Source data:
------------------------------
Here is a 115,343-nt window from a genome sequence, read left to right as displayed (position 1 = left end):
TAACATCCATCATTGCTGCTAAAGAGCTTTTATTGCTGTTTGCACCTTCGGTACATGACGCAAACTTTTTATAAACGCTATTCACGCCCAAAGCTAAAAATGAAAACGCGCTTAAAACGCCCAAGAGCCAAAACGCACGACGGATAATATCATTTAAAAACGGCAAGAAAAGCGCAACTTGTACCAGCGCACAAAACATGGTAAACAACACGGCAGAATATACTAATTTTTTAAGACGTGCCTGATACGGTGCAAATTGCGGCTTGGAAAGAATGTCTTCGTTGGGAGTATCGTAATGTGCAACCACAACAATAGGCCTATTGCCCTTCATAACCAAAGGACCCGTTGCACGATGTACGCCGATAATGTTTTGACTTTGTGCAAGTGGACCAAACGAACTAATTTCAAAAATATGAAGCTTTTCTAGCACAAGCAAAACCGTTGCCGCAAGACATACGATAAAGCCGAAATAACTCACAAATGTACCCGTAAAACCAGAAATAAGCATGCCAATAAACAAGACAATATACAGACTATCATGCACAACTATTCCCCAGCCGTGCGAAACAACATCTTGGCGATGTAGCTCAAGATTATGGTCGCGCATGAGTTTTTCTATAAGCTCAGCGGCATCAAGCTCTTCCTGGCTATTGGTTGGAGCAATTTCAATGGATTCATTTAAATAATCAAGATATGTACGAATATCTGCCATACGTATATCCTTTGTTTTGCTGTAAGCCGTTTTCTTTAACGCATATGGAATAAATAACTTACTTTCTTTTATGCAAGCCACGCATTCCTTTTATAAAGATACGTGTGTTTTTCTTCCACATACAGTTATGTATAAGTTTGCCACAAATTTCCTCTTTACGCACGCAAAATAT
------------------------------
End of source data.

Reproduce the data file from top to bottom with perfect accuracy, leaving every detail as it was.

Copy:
Here is a 115,343-nt window from a genome sequence, read left to right as displayed (position 1 = left end):
TAACATCCATCATTGCTGCTAAAGAGCTTTTATTGCTGTTTGCACCTTCGGTACATGACGCAAACTTTTTATAAACGCTATTCACGCCCAAAGCTAAAAATGAAAACGCGCTTAAAACGCCCAAGAGCCAAAACGCACGACGGATAATATCATTTAAAAACGGCAAGAAAAGCGCAACTTGTACCAGCGCACAAAACATGGTAAACAACACGGCAGAATATACTAATTTTTTAAGACGTGCCTGATACGGTGCAAATTGCGGCTTGGAAAGAATGTCTTCGTTGGGAGTATCGTAATGTGCAACCACAACAATAGGCCTATTGCCCTTCATAACCAAAGGACCCGTTGCACGATGTACGCCGATAATGTTTTGACTTTGTGCAAGTGGACCAAACGAACTAATTTCAAAAATATGAAGCTTTTCTAGCACAAGCAAAACCGTTGCCGCAAGACATACGATAAAGCCGAAATAACTCACAAATGTACCCGTAAAACCAGAAATAAGCATGCCAATAAACAAGACAATATACAGACTATCATGCACAACTATTCCCCAGCCGTGCGAAACAACATCTTGGCGATGTAGCTCAAGATTATGGTCGCGCATGAGTTTTTCTATAAGCTCAGCGGCATCAAGCTCTTCCTGGCTATTGGTTGGAGCAATTTCAATGGATTCATTTAAATAATCAAGATATGTACGAATATCTGCCATACGTATATCCTTTGTTTTGCTGTAAGCCGTTTTCTTTAACGCATATGGAATAAATAACTTACTTTCTTTTATGCAAGCCACGCATTCCTTTTATAAAGATACGTGTGTTTTTCTTCCACATACAGTTATGTATAAGTTTGCCACAAATTTCCTCTTTACGCACGCAAAATAT